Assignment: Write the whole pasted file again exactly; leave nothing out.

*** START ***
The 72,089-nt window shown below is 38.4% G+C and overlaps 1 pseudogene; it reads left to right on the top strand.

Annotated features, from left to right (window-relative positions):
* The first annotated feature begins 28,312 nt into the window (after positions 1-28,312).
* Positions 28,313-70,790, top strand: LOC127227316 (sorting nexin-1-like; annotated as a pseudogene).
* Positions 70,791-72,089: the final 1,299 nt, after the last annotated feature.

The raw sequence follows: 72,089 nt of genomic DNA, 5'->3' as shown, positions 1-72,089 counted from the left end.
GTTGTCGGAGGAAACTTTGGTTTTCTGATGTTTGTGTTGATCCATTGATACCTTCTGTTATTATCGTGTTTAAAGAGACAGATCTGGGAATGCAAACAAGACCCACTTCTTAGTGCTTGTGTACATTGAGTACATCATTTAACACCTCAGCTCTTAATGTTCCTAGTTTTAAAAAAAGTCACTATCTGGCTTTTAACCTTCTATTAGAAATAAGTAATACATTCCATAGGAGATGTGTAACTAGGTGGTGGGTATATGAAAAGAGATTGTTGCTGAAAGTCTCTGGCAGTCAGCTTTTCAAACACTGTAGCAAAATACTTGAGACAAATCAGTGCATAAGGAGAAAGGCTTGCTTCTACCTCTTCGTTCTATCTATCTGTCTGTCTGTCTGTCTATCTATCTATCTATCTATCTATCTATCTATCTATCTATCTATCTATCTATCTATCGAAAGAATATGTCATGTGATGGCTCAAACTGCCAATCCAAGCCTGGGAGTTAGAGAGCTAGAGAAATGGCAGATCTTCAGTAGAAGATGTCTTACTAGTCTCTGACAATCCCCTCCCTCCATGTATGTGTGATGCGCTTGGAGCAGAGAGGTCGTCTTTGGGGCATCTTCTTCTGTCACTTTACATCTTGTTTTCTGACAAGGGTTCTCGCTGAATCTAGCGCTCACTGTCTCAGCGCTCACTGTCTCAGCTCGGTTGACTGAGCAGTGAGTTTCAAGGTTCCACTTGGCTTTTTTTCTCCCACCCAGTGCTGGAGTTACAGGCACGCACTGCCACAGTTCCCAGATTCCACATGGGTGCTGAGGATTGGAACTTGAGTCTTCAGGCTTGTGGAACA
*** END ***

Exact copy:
The 72,089-nt window shown below is 38.4% G+C and overlaps 1 pseudogene; it reads left to right on the top strand.

Annotated features, from left to right (window-relative positions):
* The first annotated feature begins 28,312 nt into the window (after positions 1-28,312).
* Positions 28,313-70,790, top strand: LOC127227316 (sorting nexin-1-like; annotated as a pseudogene).
* Positions 70,791-72,089: the final 1,299 nt, after the last annotated feature.

The raw sequence follows: 72,089 nt of genomic DNA, 5'->3' as shown, positions 1-72,089 counted from the left end.
GTTGTCGGAGGAAACTTTGGTTTTCTGATGTTTGTGTTGATCCATTGATACCTTCTGTTATTATCGTGTTTAAAGAGACAGATCTGGGAATGCAAACAAGACCCACTTCTTAGTGCTTGTGTACATTGAGTACATCATTTAACACCTCAGCTCTTAATGTTCCTAGTTTTAAAAAAAGTCACTATCTGGCTTTTAACCTTCTATTAGAAATAAGTAATACATTCCATAGGAGATGTGTAACTAGGTGGTGGGTATATGAAAAGAGATTGTTGCTGAAAGTCTCTGGCAGTCAGCTTTTCAAACACTGTAGCAAAATACTTGAGACAAATCAGTGCATAAGGAGAAAGGCTTGCTTCTACCTCTTCGTTCTATCTATCTGTCTGTCTGTCTGTCTATCTATCTATCTATCTATCTATCTATCTATCTATCTATCTATCTATCTATCTATCGAAAGAATATGTCATGTGATGGCTCAAACTGCCAATCCAAGCCTGGGAGTTAGAGAGCTAGAGAAATGGCAGATCTTCAGTAGAAGATGTCTTACTAGTCTCTGACAATCCCCTCCCTCCATGTATGTGTGATGCGCTTGGAGCAGAGAGGTCGTCTTTGGGGCATCTTCTTCTGTCACTTTACATCTTGTTTTCTGACAAGGGTTCTCGCTGAATCTAGCGCTCACTGTCTCAGCGCTCACTGTCTCAGCTCGGTTGACTGAGCAGTGAGTTTCAAGGTTCCACTTGGCTTTTTTTCTCCCACCCAGTGCTGGAGTTACAGGCACGCACTGCCACAGTTCCCAGATTCCACATGGGTGCTGAGGATTGGAACTTGAGTCTTCAGGCTTGTGGAACA